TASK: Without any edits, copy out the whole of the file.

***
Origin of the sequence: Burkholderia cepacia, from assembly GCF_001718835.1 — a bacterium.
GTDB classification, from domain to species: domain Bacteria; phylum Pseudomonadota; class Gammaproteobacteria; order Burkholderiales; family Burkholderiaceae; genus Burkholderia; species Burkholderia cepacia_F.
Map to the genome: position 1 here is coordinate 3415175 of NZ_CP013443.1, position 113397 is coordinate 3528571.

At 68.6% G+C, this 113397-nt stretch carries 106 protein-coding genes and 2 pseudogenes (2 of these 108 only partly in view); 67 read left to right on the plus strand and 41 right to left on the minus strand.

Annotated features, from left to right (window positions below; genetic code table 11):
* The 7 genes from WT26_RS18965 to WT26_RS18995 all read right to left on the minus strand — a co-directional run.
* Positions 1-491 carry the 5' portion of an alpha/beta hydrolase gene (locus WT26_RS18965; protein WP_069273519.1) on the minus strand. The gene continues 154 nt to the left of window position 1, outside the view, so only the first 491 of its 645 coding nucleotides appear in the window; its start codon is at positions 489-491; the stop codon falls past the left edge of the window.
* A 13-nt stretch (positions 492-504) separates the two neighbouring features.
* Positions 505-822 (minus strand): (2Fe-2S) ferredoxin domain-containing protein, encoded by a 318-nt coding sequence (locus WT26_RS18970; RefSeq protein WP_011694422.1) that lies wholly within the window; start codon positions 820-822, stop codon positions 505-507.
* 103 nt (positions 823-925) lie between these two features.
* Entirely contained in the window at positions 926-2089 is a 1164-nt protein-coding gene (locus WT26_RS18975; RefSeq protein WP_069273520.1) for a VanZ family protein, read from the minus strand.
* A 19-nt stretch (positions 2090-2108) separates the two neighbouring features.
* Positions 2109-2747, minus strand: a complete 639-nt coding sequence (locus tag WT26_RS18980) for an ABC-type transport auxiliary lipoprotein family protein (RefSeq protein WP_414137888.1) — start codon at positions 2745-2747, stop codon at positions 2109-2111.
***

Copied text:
Origin of the sequence: Burkholderia cepacia, from assembly GCF_001718835.1 — a bacterium.
GTDB classification, from domain to species: domain Bacteria; phylum Pseudomonadota; class Gammaproteobacteria; order Burkholderiales; family Burkholderiaceae; genus Burkholderia; species Burkholderia cepacia_F.
Map to the genome: position 1 here is coordinate 3415175 of NZ_CP013443.1, position 113397 is coordinate 3528571.

At 68.6% G+C, this 113397-nt stretch carries 106 protein-coding genes and 2 pseudogenes (2 of these 108 only partly in view); 67 read left to right on the plus strand and 41 right to left on the minus strand.

Annotated features, from left to right (window positions below; genetic code table 11):
* The 7 genes from WT26_RS18965 to WT26_RS18995 all read right to left on the minus strand — a co-directional run.
* Positions 1-491 carry the 5' portion of an alpha/beta hydrolase gene (locus WT26_RS18965; protein WP_069273519.1) on the minus strand. The gene continues 154 nt to the left of window position 1, outside the view, so only the first 491 of its 645 coding nucleotides appear in the window; its start codon is at positions 489-491; the stop codon falls past the left edge of the window.
* A 13-nt stretch (positions 492-504) separates the two neighbouring features.
* Positions 505-822 (minus strand): (2Fe-2S) ferredoxin domain-containing protein, encoded by a 318-nt coding sequence (locus WT26_RS18970; RefSeq protein WP_011694422.1) that lies wholly within the window; start codon positions 820-822, stop codon positions 505-507.
* 103 nt (positions 823-925) lie between these two features.
* Entirely contained in the window at positions 926-2089 is a 1164-nt protein-coding gene (locus WT26_RS18975; RefSeq protein WP_069273520.1) for a VanZ family protein, read from the minus strand.
* A 19-nt stretch (positions 2090-2108) separates the two neighbouring features.
* Positions 2109-2747, minus strand: a complete 639-nt coding sequence (locus tag WT26_RS18980) for an ABC-type transport auxiliary lipoprotein family protein (RefSeq protein WP_414137888.1) — start codon at positions 2745-2747, stop codon at positions 2109-2111.